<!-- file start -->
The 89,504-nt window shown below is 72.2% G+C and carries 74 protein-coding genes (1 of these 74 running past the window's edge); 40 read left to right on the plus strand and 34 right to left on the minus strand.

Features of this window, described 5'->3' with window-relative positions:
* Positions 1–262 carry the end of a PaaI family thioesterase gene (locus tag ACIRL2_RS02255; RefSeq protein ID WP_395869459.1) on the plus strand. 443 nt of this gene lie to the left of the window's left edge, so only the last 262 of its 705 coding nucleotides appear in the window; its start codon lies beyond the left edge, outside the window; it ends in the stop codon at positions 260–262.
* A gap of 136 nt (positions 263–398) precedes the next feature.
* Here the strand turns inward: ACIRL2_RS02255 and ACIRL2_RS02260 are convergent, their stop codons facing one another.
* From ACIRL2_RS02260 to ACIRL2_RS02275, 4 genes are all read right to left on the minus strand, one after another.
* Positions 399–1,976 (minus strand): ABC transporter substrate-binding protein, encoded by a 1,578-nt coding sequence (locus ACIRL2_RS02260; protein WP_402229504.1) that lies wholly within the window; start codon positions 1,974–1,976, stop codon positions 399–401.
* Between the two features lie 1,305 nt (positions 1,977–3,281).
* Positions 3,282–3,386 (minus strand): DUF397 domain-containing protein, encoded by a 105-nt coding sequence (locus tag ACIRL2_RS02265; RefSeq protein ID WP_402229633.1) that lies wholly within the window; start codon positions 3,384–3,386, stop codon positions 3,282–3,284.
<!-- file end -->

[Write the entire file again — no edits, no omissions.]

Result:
The 89,504-nt window shown below is 72.2% G+C and carries 74 protein-coding genes (1 of these 74 running past the window's edge); 40 read left to right on the plus strand and 34 right to left on the minus strand.

Features of this window, described 5'->3' with window-relative positions:
* Positions 1–262 carry the end of a PaaI family thioesterase gene (locus tag ACIRL2_RS02255; RefSeq protein ID WP_395869459.1) on the plus strand. 443 nt of this gene lie to the left of the window's left edge, so only the last 262 of its 705 coding nucleotides appear in the window; its start codon lies beyond the left edge, outside the window; it ends in the stop codon at positions 260–262.
* A gap of 136 nt (positions 263–398) precedes the next feature.
* Here the strand turns inward: ACIRL2_RS02255 and ACIRL2_RS02260 are convergent, their stop codons facing one another.
* From ACIRL2_RS02260 to ACIRL2_RS02275, 4 genes are all read right to left on the minus strand, one after another.
* Positions 399–1,976 (minus strand): ABC transporter substrate-binding protein, encoded by a 1,578-nt coding sequence (locus ACIRL2_RS02260; protein WP_402229504.1) that lies wholly within the window; start codon positions 1,974–1,976, stop codon positions 399–401.
* Between the two features lie 1,305 nt (positions 1,977–3,281).
* Positions 3,282–3,386 (minus strand): DUF397 domain-containing protein, encoded by a 105-nt coding sequence (locus tag ACIRL2_RS02265; RefSeq protein ID WP_402229633.1) that lies wholly within the window; start codon positions 3,384–3,386, stop codon positions 3,282–3,284.